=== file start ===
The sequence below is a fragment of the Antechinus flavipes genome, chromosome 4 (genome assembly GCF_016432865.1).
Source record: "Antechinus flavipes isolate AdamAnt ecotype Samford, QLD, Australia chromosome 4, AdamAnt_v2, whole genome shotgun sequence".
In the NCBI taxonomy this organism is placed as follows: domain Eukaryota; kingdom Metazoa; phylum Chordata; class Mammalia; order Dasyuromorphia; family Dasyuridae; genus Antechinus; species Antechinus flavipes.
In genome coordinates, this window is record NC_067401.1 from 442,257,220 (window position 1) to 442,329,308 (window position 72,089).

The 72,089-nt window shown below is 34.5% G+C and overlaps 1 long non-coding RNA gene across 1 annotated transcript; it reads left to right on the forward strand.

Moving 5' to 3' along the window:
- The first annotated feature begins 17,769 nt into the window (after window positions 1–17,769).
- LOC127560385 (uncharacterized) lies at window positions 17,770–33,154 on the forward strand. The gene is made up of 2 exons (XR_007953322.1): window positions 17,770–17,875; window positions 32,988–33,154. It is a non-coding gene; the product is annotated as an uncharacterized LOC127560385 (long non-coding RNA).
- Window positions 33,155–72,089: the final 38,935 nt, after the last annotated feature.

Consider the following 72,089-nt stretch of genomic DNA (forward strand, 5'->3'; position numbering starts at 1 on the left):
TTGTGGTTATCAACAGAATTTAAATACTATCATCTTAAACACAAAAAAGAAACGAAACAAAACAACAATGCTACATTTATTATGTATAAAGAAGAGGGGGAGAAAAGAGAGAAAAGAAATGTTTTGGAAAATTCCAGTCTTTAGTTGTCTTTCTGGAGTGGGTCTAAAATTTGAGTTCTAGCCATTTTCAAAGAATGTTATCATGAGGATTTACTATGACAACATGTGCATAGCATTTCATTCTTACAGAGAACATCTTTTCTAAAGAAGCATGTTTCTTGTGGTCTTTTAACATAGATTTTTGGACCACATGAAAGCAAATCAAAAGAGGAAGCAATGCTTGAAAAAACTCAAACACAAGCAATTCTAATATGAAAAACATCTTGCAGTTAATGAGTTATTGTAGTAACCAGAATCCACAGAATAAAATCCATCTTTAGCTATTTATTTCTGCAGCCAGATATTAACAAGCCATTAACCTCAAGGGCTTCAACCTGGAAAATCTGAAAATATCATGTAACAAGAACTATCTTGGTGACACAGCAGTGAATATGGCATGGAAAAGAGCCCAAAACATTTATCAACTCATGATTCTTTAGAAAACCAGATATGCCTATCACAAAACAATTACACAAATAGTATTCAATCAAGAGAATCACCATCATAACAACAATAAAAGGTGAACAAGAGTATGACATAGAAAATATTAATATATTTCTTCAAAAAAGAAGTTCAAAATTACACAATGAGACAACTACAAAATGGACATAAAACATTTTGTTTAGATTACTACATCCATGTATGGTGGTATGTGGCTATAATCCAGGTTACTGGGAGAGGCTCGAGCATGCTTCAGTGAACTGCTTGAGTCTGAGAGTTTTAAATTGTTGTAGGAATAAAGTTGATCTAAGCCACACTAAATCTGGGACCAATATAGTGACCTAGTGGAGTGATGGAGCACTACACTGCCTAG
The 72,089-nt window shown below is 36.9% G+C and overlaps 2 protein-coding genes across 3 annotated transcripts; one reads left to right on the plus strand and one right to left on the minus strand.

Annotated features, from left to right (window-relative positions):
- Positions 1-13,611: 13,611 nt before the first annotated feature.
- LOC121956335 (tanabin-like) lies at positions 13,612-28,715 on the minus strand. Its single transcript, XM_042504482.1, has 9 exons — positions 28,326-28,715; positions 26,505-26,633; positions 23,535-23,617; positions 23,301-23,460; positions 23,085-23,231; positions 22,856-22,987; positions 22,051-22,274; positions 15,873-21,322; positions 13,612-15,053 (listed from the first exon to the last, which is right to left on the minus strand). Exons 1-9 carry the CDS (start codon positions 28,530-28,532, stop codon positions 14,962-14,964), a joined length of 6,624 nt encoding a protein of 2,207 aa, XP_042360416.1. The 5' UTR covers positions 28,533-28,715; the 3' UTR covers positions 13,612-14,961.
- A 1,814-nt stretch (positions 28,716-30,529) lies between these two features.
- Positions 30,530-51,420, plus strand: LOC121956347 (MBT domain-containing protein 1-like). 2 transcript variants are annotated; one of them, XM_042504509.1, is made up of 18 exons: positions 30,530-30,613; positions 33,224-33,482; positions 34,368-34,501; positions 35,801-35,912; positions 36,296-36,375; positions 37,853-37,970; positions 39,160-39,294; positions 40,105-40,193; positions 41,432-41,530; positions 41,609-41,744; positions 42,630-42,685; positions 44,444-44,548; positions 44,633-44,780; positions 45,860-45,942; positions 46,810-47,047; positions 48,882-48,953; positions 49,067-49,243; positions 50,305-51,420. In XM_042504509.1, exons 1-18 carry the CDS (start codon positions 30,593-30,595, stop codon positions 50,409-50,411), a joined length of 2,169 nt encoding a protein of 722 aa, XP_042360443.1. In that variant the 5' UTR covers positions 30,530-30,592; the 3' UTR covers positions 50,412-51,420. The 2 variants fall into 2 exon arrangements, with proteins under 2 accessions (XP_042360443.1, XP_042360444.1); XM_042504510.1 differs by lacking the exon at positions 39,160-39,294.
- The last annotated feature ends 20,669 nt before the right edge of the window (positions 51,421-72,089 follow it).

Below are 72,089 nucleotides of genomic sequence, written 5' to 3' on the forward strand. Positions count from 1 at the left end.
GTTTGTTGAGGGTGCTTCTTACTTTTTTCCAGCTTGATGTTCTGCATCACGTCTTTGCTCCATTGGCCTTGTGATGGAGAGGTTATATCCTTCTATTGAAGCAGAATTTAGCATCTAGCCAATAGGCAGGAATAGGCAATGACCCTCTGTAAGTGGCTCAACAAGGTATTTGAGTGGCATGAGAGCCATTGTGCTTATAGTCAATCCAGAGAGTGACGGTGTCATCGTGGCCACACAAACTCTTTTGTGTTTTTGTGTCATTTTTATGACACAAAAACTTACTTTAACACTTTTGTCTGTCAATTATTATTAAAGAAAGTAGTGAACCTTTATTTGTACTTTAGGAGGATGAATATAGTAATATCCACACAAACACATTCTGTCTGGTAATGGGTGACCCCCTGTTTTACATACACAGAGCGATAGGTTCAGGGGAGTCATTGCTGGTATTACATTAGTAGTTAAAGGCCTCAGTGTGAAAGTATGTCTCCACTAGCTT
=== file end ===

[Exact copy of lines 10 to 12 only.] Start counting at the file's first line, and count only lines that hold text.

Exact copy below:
Consider the following 72,089-nt stretch of genomic DNA (forward strand, 5'->3'; position numbering starts at 1 on the left):
TTGTGGTTATCAACAGAATTTAAATACTATCATCTTAAACACAAAAAAGAAACGAAACAAAACAACAATGCTACATTTATTATGTATAAAGAAGAGGGGGAGAAAAGAGAGAAAAGAAATGTTTTGGAAAATTCCAGTCTTTAGTTGTCTTTCTGGAGTGGGTCTAAAATTTGAGTTCTAGCCATTTTCAAAGAATGTTATCATGAGGATTTACTATGACAACATGTGCATAGCATTTCATTCTTACAGAGAACATCTTTTCTAAAGAAGCATGTTTCTTGTGGTCTTTTAACATAGATTTTTGGACCACATGAAAGCAAATCAAAAGAGGAAGCAATGCTTGAAAAAACTCAAACACAAGCAATTCTAATATGAAAAACATCTTGCAGTTAATGAGTTATTGTAGTAACCAGAATCCACAGAATAAAATCCATCTTTAGCTATTTATTTCTGCAGCCAGATATTAACAAGCCATTAACCTCAAGGGCTTCAACCTGGAAAATCTGAAAATATCATGTAACAAGAACTATCTTGGTGACACAGCAGTGAATATGGCATGGAAAAGAGCCCAAAACATTTATCAACTCATGATTCTTTAGAAAACCAGATATGCCTATCACAAAACAATTACACAAATAGTATTCAATCAAGAGAATCACCATCATAACAACAATAAAAGGTGAACAAGAGTATGACATAGAAAATATTAATATATTTCTTCAAAAAAGAAGTTCAAAATTACACAATGAGACAACTACAAAATGGACATAAAACATTTTGTTTAGATTACTACATCCATGTATGGTGGTATGTGGCTATAATCCAGGTTACTGGGAGAGGCTCGAGCATGCTTCAGTGAACTGCTTGAGTCTGAGAGTTTTAAATTGTTGTAGGAATAAAGTTGATCTAAGCCACACTAAATCTGGGACCAATATAGTGACCTAGTGGAGTGATGGAGCACTACACTGCCTAG
The 72,089-nt window shown below is 36.9% G+C and overlaps 2 protein-coding genes across 3 annotated transcripts; one reads left to right on the plus strand and one right to left on the minus strand.